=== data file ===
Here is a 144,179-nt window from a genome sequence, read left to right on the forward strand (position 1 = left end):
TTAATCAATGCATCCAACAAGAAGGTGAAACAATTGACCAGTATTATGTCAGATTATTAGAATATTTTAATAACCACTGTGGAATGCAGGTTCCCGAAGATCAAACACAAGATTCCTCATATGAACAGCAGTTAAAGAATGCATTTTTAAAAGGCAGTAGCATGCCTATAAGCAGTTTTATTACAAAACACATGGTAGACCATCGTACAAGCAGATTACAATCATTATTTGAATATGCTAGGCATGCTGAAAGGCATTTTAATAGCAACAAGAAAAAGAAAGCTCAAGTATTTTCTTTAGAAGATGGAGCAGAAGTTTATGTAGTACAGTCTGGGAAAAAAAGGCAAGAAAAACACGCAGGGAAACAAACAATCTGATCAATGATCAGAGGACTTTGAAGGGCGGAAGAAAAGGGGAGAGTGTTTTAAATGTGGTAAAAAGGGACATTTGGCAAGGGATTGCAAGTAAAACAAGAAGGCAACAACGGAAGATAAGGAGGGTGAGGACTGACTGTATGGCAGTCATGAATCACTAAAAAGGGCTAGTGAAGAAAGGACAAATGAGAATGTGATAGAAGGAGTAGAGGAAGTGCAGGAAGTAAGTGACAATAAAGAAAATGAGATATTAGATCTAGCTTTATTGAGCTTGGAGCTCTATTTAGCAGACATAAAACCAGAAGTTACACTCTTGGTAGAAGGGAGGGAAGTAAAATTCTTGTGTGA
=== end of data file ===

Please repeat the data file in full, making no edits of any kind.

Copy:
Here is a 144,179-nt window from a genome sequence, read left to right on the forward strand (position 1 = left end):
TTAATCAATGCATCCAACAAGAAGGTGAAACAATTGACCAGTATTATGTCAGATTATTAGAATATTTTAATAACCACTGTGGAATGCAGGTTCCCGAAGATCAAACACAAGATTCCTCATATGAACAGCAGTTAAAGAATGCATTTTTAAAAGGCAGTAGCATGCCTATAAGCAGTTTTATTACAAAACACATGGTAGACCATCGTACAAGCAGATTACAATCATTATTTGAATATGCTAGGCATGCTGAAAGGCATTTTAATAGCAACAAGAAAAAGAAAGCTCAAGTATTTTCTTTAGAAGATGGAGCAGAAGTTTATGTAGTACAGTCTGGGAAAAAAAGGCAAGAAAAACACGCAGGGAAACAAACAATCTGATCAATGATCAGAGGACTTTGAAGGGCGGAAGAAAAGGGGAGAGTGTTTTAAATGTGGTAAAAAGGGACATTTGGCAAGGGATTGCAAGTAAAACAAGAAGGCAACAACGGAAGATAAGGAGGGTGAGGACTGACTGTATGGCAGTCATGAATCACTAAAAAGGGCTAGTGAAGAAAGGACAAATGAGAATGTGATAGAAGGAGTAGAGGAAGTGCAGGAAGTAAGTGACAATAAAGAAAATGAGATATTAGATCTAGCTTTATTGAGCTTGGAGCTCTATTTAGCAGACATAAAACCAGAAGTTACACTCTTGGTAGAAGGGAGGGAAGTAAAATTCTTGTGTGA